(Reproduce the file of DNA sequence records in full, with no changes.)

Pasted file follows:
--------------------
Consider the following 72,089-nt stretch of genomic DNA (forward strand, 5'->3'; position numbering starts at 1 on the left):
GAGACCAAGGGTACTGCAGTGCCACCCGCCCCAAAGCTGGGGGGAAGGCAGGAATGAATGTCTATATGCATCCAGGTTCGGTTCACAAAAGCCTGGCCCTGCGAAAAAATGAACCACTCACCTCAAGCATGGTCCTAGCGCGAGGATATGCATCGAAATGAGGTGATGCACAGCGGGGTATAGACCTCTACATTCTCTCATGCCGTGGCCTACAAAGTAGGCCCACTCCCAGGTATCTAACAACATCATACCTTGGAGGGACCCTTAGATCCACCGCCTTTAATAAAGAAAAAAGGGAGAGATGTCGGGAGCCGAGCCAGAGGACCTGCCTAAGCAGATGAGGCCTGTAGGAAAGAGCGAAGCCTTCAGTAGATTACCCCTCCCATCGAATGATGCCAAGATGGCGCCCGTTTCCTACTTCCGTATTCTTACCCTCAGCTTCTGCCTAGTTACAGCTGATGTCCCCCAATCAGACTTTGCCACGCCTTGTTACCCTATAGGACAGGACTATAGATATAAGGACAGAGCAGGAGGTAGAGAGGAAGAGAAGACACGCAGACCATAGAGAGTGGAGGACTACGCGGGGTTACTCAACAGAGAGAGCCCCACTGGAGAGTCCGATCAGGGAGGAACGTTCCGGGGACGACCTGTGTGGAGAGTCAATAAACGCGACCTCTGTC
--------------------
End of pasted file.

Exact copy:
Consider the following 72,089-nt stretch of genomic DNA (forward strand, 5'->3'; position numbering starts at 1 on the left):
GAGACCAAGGGTACTGCAGTGCCACCCGCCCCAAAGCTGGGGGGAAGGCAGGAATGAATGTCTATATGCATCCAGGTTCGGTTCACAAAAGCCTGGCCCTGCGAAAAAATGAACCACTCACCTCAAGCATGGTCCTAGCGCGAGGATATGCATCGAAATGAGGTGATGCACAGCGGGGTATAGACCTCTACATTCTCTCATGCCGTGGCCTACAAAGTAGGCCCACTCCCAGGTATCTAACAACATCATACCTTGGAGGGACCCTTAGATCCACCGCCTTTAATAAAGAAAAAAGGGAGAGATGTCGGGAGCCGAGCCAGAGGACCTGCCTAAGCAGATGAGGCCTGTAGGAAAGAGCGAAGCCTTCAGTAGATTACCCCTCCCATCGAATGATGCCAAGATGGCGCCCGTTTCCTACTTCCGTATTCTTACCCTCAGCTTCTGCCTAGTTACAGCTGATGTCCCCCAATCAGACTTTGCCACGCCTTGTTACCCTATAGGACAGGACTATAGATATAAGGACAGAGCAGGAGGTAGAGAGGAAGAGAAGACACGCAGACCATAGAGAGTGGAGGACTACGCGGGGTTACTCAACAGAGAGAGCCCCACTGGAGAGTCCGATCAGGGAGGAACGTTCCGGGGACGACCTGTGTGGAGAGTCAATAAACGCGACCTCTGTC